HoltWinters() implements exponential smoothing along the lines you will find in any description, e.g., Wikipedia or Forecasting: Principles and Practice. Note how smoothing parameters and initial values are chosen (
The function tries to find the optimal values of alpha and/or beta
and/or gamma by minimizing the squared one-step prediction error
if they are ‘NULL’ (the default).
For seasonal models, start values for ‘a’, ‘b’ and ‘s’ are
inferred by performing a simple decomposition in trend and
seasonal component using moving averages (see function
‘decompose’) on the ‘start.periods’ first periods (a simple linear
regression on the trend component is used for starting level and
trend). For level/trend-models (no seasonal component), start
values for ‘a’ and ‘b’ are ‘x’ and ‘x - x’, respectively.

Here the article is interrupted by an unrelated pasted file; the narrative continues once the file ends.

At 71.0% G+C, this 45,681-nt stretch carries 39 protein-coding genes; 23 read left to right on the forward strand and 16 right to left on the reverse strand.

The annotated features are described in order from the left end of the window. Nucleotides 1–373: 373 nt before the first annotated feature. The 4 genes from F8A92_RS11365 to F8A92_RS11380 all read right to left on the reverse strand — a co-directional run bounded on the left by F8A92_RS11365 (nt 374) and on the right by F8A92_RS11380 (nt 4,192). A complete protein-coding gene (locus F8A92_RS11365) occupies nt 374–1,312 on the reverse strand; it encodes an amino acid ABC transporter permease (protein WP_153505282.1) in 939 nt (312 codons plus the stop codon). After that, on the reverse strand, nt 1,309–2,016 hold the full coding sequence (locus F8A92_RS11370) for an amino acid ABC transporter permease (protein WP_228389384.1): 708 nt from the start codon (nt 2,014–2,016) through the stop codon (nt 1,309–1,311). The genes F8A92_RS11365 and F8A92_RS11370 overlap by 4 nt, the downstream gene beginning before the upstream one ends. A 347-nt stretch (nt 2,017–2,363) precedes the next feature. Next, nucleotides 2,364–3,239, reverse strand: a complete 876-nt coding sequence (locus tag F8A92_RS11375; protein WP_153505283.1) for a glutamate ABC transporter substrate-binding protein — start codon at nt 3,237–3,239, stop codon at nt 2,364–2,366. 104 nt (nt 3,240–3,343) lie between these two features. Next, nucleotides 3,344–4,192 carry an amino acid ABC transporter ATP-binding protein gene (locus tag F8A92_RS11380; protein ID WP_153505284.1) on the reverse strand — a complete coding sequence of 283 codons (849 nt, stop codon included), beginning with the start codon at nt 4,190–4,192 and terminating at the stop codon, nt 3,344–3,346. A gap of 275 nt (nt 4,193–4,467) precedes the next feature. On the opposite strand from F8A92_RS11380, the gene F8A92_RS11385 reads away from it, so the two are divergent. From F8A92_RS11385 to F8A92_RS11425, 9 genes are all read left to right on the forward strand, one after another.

In contrast, quoting from
ses, holt and hw are simply convenient wrapper functions for
ets() fits a state space model, as per FPP2 and Hyndman, R.J., Akram, Md., and Archibald, B. (2008) "The
admissible parameter space for exponential smoothing models".
Annals of Statistical Mathematics, 60(2), 407-426. One difference therefore is how the transition matrices in the state space model (which correspond to the smoothing constants) are chosen and how the initial values are set.
An additional difference is that state space models will allow calculating predictive densities and prediction-intervals, in contrast to the earlier ad-hoc exponential smoothing methods (which are forecasting methods, not statistical time series models, although point forecasts may be the same).